To start with the title, that omnipresent example of paratext, the book is called Proxies and subtitled Essays Near Knowing, both of which suggest something that can only be approached indirectly, or partially. “This book will be exploratory,” the title tells us, and we may see the paratext surrounding it as a guidebook, a map, for that exploration. Moving to the book as a physical object, we find a rather minimalist display: the title and the author’s name in white text, printed on a black field. No cover image, no exciting typeface—this is a book where language, and by that I mean pure language, has primacy over the visual, or the visual rendered through text. (I’ve been tempted to include some visuals in this blog post—a picture of the book, an embed of the archived Amy speedrun—but to do so, I believe, would violate the spirit of Blanchfield’s work.)

Turning Proxies over to the back cover, we find the kind of paratext I most associate with poetry collections and literary prose: the blurb. Blurbs from critics or established writers are a standard part of book marketing, but my preferred genres raise the blurb to a vacuous artform. The literary blurb attempts to canonize a given book through sheer grandiosity, as though every collection were the First Folio and every friend and former teacher tasked with writing one, Ben Jonson. My senior year of undergrad, I complained to my thesis advisor about the blurb-industrial complex, and as a result he lent me a copy of Nick Demske’s self-titled collection of quasi-sonnets, whose sole blurb is a generic commendatory letter from Paul Ryan, Desmke’s representative in Congress, on winning a poetry prize. I have to assume Ryan never read the book, though most blurbs are so generic, who’s to say that’s not the case from writers as well?

Personally, I’ve stopped reading the content of blurbs. I merely skip to the attribution line now, and use my knowledge of the blurb-writers’ own works as a proxy for what the text in question will be like. If Brenda Shaughnessy likes a book, my thought process goes, I might enjoy the book; if Graham Foust likes it, I should stay away. In the case of Proxies, Blanchfield received a blurb from Claudia Rankine, the poet behind Citizen: An American Lyric, which I first read for an informal book club while at Johns Hopkins; Maggie Nelson, whom I have heard of but have never read; and two others whose names were wholly foreign to me. Not the ideal line-up of writers for me to make a judgment, but Rankine’s name may have sold me on Proxies had I come to the text naively. Whereas the cover design draws my attention to the book’s language, Rankine’s endorsement primes me for a book of social engagement, one which will be sympathetic to or in the voice of marginalized groups.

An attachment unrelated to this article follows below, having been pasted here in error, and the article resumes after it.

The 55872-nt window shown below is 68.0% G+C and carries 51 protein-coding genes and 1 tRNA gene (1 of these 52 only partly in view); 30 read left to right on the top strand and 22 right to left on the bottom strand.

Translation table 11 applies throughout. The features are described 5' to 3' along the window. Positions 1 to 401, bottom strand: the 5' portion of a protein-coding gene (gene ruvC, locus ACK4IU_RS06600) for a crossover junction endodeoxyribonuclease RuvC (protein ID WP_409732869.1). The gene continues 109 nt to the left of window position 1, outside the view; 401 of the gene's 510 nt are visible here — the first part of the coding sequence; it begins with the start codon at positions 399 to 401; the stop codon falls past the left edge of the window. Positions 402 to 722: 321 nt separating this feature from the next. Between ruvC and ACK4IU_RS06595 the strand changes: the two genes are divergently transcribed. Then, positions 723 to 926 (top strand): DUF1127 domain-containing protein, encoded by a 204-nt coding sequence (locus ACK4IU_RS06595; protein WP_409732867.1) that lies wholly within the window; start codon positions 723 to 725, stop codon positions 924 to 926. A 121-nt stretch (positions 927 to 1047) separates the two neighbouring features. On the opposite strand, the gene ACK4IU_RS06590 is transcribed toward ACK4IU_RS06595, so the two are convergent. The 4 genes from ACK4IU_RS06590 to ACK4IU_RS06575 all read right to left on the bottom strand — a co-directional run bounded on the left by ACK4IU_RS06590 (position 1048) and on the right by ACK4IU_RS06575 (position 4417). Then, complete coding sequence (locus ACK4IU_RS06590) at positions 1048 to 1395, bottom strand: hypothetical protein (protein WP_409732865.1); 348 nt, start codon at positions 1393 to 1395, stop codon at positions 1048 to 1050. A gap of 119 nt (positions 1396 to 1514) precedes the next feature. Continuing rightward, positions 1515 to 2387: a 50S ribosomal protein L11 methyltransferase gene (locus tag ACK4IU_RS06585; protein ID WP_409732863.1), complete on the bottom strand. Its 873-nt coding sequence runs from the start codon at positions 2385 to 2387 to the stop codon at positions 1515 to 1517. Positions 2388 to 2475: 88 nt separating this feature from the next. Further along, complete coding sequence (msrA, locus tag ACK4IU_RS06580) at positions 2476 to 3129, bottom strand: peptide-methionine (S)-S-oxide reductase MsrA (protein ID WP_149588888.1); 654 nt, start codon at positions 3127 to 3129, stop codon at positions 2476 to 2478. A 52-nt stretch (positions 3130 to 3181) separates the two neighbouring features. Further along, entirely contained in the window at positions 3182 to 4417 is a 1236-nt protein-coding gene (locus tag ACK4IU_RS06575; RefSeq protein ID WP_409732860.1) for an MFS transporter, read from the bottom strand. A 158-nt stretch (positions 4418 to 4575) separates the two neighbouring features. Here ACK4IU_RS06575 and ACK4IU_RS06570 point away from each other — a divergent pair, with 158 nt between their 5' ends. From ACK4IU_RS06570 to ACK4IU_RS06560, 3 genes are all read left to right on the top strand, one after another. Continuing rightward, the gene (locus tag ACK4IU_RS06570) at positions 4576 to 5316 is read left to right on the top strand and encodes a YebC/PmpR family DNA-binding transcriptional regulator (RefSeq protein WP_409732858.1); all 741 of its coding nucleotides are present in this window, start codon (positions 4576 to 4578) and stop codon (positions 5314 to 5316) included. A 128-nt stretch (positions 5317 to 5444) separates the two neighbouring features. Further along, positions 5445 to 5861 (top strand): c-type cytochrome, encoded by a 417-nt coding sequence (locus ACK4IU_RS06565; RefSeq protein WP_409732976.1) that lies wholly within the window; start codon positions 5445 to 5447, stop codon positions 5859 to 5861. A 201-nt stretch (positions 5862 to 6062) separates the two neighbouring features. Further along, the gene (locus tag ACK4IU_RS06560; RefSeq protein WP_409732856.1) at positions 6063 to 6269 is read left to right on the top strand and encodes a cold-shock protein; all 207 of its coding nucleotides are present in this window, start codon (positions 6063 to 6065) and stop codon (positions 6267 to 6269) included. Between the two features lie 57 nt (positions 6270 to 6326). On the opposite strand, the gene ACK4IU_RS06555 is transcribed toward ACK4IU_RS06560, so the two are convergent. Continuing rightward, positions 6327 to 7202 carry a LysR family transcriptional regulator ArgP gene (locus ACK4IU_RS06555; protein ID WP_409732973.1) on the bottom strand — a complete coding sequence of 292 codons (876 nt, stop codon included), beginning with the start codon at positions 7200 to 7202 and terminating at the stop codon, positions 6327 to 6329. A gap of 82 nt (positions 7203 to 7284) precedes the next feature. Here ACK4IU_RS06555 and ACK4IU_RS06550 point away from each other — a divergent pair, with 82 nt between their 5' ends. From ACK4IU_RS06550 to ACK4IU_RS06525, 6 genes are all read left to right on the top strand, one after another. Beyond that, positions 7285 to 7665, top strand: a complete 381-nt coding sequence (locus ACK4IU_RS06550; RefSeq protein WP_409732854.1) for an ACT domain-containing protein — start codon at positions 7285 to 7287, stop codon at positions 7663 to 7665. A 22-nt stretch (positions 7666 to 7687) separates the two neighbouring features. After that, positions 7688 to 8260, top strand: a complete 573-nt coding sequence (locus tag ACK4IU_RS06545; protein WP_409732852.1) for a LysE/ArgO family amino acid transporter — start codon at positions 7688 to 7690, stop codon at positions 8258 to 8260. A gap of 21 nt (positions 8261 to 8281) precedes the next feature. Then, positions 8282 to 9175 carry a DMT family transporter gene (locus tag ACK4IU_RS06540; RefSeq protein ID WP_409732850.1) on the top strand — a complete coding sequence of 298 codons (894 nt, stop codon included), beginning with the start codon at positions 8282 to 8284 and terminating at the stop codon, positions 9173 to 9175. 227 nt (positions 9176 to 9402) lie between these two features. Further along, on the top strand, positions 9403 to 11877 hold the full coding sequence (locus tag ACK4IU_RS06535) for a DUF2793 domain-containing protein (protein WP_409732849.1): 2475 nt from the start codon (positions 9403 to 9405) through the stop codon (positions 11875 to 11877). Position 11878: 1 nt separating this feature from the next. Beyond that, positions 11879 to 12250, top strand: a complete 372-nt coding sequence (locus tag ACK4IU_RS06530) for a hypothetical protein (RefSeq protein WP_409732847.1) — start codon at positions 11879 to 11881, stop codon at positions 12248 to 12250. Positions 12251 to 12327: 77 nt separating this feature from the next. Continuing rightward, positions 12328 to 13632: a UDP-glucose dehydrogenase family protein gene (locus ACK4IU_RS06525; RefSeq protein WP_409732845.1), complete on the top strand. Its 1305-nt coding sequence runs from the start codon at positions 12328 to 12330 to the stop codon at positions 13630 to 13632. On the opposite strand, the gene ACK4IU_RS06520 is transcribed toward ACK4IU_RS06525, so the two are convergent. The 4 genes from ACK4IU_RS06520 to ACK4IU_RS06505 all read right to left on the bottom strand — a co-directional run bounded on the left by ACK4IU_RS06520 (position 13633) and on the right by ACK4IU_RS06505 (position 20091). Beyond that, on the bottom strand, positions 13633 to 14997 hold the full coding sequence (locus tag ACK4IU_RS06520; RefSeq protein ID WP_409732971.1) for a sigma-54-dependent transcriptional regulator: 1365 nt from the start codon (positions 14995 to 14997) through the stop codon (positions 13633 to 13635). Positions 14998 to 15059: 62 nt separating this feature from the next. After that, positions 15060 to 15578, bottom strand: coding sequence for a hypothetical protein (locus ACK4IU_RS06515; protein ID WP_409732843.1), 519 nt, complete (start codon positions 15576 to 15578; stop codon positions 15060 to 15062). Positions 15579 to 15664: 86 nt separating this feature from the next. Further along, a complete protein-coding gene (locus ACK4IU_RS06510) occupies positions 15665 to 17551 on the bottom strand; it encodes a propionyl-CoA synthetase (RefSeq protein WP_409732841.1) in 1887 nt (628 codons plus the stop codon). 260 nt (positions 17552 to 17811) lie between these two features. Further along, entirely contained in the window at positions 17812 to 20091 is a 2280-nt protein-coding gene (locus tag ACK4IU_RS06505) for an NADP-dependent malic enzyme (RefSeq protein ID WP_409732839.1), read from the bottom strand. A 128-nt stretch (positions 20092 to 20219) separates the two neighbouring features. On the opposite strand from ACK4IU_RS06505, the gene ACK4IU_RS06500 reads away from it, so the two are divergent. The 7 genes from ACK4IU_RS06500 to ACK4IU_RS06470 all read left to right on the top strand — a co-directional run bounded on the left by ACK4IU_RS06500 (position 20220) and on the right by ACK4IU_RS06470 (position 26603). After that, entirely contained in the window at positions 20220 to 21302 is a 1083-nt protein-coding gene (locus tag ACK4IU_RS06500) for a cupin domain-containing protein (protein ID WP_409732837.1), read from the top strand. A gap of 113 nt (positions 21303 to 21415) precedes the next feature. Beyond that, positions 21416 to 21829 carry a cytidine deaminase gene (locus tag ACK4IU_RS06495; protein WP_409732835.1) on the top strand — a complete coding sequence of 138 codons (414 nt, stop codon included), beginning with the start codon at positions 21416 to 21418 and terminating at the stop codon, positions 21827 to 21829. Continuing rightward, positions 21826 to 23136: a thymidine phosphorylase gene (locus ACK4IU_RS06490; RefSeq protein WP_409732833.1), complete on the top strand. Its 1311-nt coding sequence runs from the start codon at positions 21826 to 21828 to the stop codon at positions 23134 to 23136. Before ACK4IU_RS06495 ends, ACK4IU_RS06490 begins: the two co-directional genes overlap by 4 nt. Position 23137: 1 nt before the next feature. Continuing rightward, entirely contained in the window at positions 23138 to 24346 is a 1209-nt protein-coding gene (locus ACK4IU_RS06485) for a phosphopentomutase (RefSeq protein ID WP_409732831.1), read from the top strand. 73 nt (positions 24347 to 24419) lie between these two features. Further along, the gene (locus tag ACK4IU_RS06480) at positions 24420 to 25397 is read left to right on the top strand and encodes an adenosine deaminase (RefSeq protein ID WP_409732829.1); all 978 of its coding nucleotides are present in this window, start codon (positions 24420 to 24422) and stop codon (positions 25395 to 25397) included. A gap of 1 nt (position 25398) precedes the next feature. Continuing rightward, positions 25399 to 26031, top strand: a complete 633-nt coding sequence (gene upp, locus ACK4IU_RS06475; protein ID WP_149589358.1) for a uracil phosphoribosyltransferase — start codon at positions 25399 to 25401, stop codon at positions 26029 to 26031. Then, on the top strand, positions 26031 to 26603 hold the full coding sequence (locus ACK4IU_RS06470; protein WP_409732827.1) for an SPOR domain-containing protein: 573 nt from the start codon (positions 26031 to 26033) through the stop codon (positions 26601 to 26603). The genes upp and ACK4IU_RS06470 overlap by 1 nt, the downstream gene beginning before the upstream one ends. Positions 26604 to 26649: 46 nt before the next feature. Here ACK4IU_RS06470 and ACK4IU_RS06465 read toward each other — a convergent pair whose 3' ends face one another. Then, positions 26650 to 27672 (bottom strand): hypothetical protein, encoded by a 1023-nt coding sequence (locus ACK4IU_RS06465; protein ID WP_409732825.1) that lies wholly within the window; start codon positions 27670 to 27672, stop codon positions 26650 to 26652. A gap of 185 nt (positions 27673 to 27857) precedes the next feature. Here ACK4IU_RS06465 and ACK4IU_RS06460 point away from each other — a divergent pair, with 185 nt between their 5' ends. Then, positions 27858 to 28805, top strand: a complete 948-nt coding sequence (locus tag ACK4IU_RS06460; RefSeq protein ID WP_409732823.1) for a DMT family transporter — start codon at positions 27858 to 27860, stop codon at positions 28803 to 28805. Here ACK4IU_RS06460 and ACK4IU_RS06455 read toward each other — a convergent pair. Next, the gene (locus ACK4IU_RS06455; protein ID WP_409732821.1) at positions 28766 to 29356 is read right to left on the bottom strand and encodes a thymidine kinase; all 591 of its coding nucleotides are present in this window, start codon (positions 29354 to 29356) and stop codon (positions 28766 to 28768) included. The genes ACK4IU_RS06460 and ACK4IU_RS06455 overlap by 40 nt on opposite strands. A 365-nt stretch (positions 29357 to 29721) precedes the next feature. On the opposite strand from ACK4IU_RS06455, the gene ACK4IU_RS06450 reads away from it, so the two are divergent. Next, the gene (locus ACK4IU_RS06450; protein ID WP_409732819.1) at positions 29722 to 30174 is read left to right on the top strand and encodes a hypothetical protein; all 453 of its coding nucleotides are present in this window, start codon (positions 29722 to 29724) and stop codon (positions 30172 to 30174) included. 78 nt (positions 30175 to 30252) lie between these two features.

Further down the back cover, one finds the name of the publisher: Nightboat Books. For a giant publishing house, the presence of the name means very little to the reader; it’s hard to say what exactly the HarperCollins brand means. For small presses, though, there’s more often a distinct house “style.” In the case of Nightboat, the name signifies a level of formal inventiveness and academic density. I’ve had a mixed history with Nightboat’s catalog. On the one hand, I greatly admired Jill Magi’s Labor, which combined poetry with prose narratives and instruction manuals to comment on the contemporary state of the academic worker. It was a book I pulled at random from the Hopkins library stacks, and I’ve considered finding it to be among my happiest accidents. On the other hand, I found Bhanu Kapil’s Ban en Banlieue to be needlessly opaque, a work whose whole text reads more like paratext. I read it for the same book club for which I read Citizen, and I contributed nothing to that particular discussion. I’m certain that had I done so, it would have come out as little more than frustrated rage.

At certain moments, in hindsight, I suspect my hostile reaction to Kapil’s work was grounded less in aesthetics than in my own insecurities. I was the youngest member of our cohort at Johns Hopkins, the one person who came straight from undergrad, and I feared at the book club that I was also the person least versed in contemporary developments in poetics. While I had read some late 20th- and 21st-century poetry in writing workshops, almost all the poetry I had studied in a critical context was early modern: Chaucer, the Renaissance dramatists. Kapil’s book demanded a fundamentally different background to understand it, perhaps, and it is so much easier for readers to blame the book than themselves.